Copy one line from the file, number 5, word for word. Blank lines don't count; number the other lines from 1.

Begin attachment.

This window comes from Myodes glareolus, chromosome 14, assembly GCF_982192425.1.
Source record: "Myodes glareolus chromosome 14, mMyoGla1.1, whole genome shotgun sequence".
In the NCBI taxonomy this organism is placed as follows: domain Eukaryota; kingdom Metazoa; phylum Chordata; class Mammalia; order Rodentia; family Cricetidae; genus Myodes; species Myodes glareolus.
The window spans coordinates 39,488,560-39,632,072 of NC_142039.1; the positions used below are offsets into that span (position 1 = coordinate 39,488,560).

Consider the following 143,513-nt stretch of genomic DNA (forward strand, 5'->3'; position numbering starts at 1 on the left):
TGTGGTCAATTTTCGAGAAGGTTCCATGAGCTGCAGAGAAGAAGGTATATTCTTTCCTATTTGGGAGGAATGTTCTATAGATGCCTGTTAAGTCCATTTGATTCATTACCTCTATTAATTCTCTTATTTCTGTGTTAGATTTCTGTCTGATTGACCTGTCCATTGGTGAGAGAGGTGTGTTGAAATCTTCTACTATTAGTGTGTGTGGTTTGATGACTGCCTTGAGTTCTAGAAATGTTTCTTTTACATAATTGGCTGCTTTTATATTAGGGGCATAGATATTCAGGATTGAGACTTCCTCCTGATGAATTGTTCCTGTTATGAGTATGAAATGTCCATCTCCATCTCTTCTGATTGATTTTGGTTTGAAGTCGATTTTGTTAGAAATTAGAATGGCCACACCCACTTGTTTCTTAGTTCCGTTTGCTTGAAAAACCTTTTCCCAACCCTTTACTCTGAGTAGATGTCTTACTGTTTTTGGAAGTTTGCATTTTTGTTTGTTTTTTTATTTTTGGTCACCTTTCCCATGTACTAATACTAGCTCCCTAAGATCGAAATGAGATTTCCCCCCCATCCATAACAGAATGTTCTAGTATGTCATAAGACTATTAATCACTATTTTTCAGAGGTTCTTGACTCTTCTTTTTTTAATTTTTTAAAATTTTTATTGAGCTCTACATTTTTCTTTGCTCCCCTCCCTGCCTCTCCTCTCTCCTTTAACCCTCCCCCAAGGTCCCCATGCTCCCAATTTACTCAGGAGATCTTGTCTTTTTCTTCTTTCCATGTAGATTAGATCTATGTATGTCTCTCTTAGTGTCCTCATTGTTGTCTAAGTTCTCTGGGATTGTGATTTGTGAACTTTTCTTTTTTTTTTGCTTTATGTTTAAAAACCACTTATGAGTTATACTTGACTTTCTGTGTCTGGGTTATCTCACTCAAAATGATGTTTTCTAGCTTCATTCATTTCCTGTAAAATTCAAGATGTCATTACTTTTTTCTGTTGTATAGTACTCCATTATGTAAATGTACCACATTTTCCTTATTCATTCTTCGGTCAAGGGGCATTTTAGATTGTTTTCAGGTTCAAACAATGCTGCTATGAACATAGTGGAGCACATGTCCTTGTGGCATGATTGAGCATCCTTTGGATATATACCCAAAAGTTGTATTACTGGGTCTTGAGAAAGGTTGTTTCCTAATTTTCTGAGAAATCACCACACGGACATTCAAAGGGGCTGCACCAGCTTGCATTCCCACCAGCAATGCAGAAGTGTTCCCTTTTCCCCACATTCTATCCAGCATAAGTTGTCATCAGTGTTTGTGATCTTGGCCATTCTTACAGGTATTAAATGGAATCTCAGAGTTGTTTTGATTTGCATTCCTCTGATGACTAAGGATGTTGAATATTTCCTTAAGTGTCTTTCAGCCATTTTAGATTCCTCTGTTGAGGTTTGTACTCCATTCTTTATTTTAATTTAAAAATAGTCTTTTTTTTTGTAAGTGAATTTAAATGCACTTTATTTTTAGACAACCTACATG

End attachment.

Consider the following 143,513-nt stretch of genomic DNA (forward strand, 5'->3'; position numbering starts at 1 on the left):